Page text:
Rome – The Food & Agriculture Organization of the United Nations (FAO) took stock of its Green Cities Initiative on Wednesday with the Green Cities Initiative 2nd Year Anniversary Event: Supporting Cities to be Greener.
In 2020, in line with the Sustainable Development Goals (SDGs), FAO launched the Green Cities Initiative to help small, intermediary & metropolitan cities to improve their resilience & the well-being of urban & peri-urban populations.
It aims to increase people’s well-being through better access to improved products & services provided by urban & peri-urban forestry, agriculture & food systems on a sustainable basis.
“Greening cities – whether small or very large – will deliver benefits across the entire sustainable development agenda,” QU Dongyu, the FAO Director-General, told the event.
Participants included Maimunah Mohd Sharif, UN-Habitat Executive Director, Souad Ben Abderrahim, Mayor of Tunis, Tunisia, & Aloke Barnwal, Coordinator, Sustainable Cities Program, Global Environment Facility.
Since 2007, a majority of the world’s people has lived in urban areas, & this is projected to rise to two-thirds by 2050. Cities heavily contribute to climate change by using about 70 per cent of the global food supply & 80 percent of the world’s energy, & by producing 70 percent of global waste & 60 percent of greenhouse gases.
By integrating agriculture, forestry, & food systems into urban policy, planning & action, cities can: increase food security & access to green spaces for all; improve public health, nutrition, air quality, & resilience to extreme weather events; improve the local economy & creation of green jobs; better mitigate risks from multiple shocks (climate change, economic, pandemic); & reduce the ecological footprint.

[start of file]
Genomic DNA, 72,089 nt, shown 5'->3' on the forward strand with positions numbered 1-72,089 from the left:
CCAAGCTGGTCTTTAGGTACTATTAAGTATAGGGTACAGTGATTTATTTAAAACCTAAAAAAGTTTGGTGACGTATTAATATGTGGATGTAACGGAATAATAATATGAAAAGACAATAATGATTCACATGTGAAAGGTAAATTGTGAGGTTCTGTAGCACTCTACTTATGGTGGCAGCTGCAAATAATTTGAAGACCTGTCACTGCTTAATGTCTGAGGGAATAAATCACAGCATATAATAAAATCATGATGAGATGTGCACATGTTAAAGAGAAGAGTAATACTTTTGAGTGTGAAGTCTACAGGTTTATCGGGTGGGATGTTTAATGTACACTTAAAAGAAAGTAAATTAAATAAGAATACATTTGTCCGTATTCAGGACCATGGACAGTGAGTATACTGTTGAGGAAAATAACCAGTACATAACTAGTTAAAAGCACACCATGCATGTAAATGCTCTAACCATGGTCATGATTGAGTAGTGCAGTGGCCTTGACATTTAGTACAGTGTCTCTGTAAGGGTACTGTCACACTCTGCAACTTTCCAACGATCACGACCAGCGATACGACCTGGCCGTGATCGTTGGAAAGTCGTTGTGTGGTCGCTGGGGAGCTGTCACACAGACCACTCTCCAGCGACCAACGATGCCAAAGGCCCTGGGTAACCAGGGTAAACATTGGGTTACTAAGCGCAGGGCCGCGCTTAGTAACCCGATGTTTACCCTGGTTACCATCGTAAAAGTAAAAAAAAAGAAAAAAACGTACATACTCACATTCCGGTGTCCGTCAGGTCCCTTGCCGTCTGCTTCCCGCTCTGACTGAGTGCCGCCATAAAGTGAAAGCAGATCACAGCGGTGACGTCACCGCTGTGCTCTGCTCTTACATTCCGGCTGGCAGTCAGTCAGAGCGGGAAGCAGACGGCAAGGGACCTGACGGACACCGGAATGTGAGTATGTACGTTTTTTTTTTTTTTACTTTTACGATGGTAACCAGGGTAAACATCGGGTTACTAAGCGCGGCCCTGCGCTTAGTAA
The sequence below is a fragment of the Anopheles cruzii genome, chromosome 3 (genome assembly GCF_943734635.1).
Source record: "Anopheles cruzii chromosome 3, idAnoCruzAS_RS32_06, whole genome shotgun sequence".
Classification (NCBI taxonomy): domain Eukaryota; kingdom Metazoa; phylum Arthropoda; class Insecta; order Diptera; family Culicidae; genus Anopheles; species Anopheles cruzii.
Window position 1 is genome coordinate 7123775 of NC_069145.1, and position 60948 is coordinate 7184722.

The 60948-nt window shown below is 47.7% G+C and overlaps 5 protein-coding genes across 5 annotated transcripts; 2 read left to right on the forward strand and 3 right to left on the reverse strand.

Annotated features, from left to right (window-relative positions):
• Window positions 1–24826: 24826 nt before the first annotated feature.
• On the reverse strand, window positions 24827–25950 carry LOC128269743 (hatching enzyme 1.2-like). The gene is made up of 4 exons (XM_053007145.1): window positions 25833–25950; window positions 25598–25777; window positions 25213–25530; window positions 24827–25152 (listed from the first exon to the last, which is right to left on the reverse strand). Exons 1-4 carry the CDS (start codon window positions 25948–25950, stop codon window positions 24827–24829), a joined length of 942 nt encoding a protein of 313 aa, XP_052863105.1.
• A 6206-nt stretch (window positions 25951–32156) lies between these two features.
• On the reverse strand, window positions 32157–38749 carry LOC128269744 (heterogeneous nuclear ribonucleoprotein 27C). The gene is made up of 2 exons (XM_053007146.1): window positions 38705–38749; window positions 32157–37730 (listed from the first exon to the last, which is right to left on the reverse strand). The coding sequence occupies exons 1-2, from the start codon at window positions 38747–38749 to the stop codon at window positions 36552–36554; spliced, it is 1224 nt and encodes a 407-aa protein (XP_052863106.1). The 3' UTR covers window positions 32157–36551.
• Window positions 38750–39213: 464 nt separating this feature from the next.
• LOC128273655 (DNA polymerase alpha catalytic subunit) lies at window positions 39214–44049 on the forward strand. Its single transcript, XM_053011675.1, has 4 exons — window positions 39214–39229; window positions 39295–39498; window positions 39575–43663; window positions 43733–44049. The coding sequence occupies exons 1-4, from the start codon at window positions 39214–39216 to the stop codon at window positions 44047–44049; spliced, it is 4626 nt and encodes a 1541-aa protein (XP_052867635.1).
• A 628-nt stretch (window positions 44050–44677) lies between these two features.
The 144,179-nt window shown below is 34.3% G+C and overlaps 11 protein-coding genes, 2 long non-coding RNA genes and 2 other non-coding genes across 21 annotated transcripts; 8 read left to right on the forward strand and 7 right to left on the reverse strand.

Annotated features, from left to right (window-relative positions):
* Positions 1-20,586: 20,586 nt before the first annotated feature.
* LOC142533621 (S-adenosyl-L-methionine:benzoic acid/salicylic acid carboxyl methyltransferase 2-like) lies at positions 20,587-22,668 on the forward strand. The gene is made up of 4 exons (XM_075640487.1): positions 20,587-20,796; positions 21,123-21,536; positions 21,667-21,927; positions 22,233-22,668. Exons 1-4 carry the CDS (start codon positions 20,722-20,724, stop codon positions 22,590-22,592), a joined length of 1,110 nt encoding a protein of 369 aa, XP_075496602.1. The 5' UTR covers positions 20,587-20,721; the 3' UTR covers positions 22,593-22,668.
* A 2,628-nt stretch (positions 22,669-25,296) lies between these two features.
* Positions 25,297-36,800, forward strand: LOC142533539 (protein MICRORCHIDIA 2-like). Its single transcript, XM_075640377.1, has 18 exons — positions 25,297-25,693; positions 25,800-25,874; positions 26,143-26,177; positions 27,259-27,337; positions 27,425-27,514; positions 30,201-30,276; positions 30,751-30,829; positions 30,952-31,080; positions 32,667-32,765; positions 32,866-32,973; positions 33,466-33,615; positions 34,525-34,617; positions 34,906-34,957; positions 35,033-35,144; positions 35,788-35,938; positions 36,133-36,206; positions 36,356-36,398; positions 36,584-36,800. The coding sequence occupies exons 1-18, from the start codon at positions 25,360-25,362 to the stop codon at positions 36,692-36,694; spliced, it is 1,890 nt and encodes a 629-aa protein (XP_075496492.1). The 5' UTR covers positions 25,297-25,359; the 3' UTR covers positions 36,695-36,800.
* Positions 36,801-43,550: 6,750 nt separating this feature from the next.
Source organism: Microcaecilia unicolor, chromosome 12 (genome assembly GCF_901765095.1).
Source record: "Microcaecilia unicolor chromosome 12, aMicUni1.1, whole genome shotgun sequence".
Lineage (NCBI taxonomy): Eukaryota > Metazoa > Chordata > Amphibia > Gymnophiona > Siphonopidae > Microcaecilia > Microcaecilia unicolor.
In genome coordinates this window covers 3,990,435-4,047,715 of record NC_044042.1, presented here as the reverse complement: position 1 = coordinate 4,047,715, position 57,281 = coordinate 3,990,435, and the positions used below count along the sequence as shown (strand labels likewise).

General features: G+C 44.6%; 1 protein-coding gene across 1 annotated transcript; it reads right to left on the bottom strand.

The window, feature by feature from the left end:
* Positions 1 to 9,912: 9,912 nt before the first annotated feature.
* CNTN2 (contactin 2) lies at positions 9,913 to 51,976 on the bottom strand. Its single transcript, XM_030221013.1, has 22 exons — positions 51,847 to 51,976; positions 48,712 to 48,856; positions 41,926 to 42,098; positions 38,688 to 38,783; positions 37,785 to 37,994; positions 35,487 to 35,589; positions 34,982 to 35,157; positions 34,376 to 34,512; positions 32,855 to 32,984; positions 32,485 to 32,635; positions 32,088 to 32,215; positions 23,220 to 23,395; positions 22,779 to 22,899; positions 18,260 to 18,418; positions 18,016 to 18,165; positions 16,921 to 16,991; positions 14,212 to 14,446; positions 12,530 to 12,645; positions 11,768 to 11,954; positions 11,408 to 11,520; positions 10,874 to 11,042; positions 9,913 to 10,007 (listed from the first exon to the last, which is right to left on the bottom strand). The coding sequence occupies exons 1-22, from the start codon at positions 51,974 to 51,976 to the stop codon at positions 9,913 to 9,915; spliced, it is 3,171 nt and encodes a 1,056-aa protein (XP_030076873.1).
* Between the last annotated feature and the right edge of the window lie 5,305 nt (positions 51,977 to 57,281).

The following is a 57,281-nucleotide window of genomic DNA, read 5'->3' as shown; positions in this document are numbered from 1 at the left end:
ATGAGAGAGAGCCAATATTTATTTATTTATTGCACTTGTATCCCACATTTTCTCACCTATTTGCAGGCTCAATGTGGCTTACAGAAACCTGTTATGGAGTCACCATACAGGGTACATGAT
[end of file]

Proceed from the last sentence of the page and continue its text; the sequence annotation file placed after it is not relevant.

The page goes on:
The Director-General pointed out that local governments are at the centre for delivering a large part of the wins from greening cities. He added that is why FAO along with its Members, UN HABITAT, the Global Environment Facility & many other partners support local & sub-national governments through this initiative.
FAO has already laid the groundwork for change, Qu said. New partnerships have been set up & existing ones have been expanded. Through the Initiative, FAO is engaged in 80 cities around the world. Twelve African cities have benefited from training on integrating urban agrifood systems & forestry into urban planning, for example.
More to be done
Qu praised those involved for the progress made so far but added that more must be done.
“Local governments need increased support to develop concrete, inclusive, innovative solutions for day-to-day problems,” Qu said. “They need support to address urban sprawl, which continues to eat into productive land & natural ecosystems that are crucial for adapting to climate change.”
Qu told mayors that they have a key role to play in their cities through better land use planning & developing multifunctional agrifood systems. He also stressed the need for national frameworks that encourage cities to promote sustainable urban & peri-urban agriculture, forestry & agrifood systems. The Director-General also underlined the importance of policy coherence at all levels.
“Cities are the present & the future, narrowing the inequality gaps,” Qu said. “We need to make them more efficient, more inclusive, more resilient & more sustainable, in harmony with nature & rural communities & also even across borders.”
Wednesday’s event included a panel discussion involving participants from Europe, Asia & Africa titled Green Cities in action – achievements in 2021/2022. Manuel De Araújo, Mayor of Quelimane, Mozambique, Souad Ben Abderrahim, Mayor of Tunis, Tunisia, Matteo Lepore, Mayor of Bologna, Italy, Njoroge Muchiri, Deputy Governor of Nairobi City County, Kenya, & Subram Ramaswamy, Senior adviser of the Mayor of Colombo, Sri Lanka, took part.
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